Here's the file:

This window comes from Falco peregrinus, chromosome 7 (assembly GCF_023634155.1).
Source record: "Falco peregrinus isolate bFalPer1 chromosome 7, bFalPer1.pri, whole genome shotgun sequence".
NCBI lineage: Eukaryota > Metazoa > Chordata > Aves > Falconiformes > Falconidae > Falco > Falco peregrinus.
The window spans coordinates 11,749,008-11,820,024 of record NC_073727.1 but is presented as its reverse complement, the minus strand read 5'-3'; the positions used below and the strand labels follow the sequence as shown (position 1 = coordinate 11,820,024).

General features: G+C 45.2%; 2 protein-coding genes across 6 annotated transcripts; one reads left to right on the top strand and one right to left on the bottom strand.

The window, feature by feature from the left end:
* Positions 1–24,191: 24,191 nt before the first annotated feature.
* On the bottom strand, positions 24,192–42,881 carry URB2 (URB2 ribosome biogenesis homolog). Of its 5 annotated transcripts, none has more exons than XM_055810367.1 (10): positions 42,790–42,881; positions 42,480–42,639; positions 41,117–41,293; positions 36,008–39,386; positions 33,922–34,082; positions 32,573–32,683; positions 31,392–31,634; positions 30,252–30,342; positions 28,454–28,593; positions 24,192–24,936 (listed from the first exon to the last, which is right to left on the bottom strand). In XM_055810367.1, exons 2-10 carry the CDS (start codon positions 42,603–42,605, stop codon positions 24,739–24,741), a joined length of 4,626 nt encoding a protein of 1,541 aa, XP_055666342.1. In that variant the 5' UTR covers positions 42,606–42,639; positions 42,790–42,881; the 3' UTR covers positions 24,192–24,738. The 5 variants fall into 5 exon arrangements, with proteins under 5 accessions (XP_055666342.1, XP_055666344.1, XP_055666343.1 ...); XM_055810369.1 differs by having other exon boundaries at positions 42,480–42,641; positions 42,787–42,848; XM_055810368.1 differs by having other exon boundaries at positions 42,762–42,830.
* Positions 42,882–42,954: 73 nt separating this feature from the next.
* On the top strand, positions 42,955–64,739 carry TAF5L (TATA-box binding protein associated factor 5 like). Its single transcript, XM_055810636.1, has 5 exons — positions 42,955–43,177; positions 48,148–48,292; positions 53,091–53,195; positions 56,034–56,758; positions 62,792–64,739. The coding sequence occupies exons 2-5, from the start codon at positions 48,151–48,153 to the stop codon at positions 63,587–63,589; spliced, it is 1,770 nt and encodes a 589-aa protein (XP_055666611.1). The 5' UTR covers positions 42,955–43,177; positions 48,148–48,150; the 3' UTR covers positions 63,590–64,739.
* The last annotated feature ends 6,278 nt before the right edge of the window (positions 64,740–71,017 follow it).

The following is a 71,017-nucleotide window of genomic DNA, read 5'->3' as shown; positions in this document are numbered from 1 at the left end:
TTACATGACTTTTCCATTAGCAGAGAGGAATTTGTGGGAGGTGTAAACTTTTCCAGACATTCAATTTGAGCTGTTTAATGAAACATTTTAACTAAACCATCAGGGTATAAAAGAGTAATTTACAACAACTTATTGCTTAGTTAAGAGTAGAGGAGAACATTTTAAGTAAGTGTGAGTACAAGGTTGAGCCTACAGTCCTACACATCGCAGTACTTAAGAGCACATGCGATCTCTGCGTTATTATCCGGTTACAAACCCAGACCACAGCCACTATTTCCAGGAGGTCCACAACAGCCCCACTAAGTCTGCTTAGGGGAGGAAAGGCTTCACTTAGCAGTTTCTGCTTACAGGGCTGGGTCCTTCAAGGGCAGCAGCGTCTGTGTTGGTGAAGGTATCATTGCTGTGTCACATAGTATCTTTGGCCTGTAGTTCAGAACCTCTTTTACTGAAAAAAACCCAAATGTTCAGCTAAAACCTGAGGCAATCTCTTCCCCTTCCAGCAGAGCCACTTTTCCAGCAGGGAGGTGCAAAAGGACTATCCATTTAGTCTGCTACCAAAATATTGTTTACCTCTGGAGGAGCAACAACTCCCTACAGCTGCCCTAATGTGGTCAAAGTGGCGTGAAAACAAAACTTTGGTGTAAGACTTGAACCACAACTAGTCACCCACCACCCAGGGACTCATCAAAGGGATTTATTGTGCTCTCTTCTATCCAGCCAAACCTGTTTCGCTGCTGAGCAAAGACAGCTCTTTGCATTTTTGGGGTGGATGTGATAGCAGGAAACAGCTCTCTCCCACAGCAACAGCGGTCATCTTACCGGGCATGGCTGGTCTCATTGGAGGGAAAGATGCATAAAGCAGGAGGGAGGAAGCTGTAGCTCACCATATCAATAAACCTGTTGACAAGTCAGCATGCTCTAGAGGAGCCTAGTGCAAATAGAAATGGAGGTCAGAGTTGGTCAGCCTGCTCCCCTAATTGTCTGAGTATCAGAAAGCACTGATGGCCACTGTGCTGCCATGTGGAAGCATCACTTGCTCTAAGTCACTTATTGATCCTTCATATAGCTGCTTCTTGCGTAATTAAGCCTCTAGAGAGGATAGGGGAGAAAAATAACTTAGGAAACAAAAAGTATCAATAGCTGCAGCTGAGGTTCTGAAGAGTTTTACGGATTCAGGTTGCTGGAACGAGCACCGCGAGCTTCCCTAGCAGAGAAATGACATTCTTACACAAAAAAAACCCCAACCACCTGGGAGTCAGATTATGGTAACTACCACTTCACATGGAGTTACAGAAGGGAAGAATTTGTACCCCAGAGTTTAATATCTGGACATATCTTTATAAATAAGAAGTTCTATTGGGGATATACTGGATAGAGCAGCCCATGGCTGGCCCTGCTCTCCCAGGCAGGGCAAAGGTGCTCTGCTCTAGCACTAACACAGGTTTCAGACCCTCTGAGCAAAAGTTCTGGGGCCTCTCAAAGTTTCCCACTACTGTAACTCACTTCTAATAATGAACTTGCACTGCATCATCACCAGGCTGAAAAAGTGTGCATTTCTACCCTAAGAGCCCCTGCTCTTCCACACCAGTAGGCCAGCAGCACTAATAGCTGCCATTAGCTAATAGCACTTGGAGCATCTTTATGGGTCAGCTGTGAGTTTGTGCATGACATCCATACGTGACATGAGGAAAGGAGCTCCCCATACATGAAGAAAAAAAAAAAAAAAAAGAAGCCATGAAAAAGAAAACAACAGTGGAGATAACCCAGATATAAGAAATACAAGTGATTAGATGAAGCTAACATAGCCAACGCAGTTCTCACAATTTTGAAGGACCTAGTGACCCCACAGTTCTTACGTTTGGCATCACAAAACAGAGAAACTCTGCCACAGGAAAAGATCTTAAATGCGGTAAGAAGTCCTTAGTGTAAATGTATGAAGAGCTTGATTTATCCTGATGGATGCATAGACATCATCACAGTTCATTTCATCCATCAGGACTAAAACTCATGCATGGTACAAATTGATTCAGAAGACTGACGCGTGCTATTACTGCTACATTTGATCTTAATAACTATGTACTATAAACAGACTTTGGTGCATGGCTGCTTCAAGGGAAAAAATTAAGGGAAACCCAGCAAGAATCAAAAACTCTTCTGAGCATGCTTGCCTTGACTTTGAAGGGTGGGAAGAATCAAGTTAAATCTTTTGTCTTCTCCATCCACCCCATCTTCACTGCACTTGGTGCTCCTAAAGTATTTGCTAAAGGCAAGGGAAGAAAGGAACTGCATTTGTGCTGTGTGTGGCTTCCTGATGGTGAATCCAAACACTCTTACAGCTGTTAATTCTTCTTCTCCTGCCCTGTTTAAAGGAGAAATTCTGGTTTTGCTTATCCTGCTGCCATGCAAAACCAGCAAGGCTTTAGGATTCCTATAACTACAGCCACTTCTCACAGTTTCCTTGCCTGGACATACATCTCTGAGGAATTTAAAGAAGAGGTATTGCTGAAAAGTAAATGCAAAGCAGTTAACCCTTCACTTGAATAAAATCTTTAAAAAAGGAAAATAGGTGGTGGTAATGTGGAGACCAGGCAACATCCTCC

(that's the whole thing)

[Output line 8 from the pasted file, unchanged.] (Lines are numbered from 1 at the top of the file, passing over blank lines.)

* On the bottom strand, positions 24,192–42,881 carry URB2 (URB2 ribosome biogenesis homolog). Of its 5 annotated transcripts, none has more exons than XM_055810367.1 (10): positions 42,790–42,881; positions 42,480–42,639; positions 41,117–41,293; positions 36,008–39,386; positions 33,922–34,082; positions 32,573–32,683; positions 31,392–31,634; positions 30,252–30,342; positions 28,454–28,593; positions 24,192–24,936 (listed from the first exon to the last, which is right to left on the bottom strand). In XM_055810367.1, exons 2-10 carry the CDS (start codon positions 42,603–42,605, stop codon positions 24,739–24,741), a joined length of 4,626 nt encoding a protein of 1,541 aa, XP_055666342.1. In that variant the 5' UTR covers positions 42,606–42,639; positions 42,790–42,881; the 3' UTR covers positions 24,192–24,738. The 5 variants fall into 5 exon arrangements, with proteins under 5 accessions (XP_055666342.1, XP_055666344.1, XP_055666343.1 ...); XM_055810369.1 differs by having other exon boundaries at positions 42,480–42,641; positions 42,787–42,848; XM_055810368.1 differs by having other exon boundaries at positions 42,762–42,830.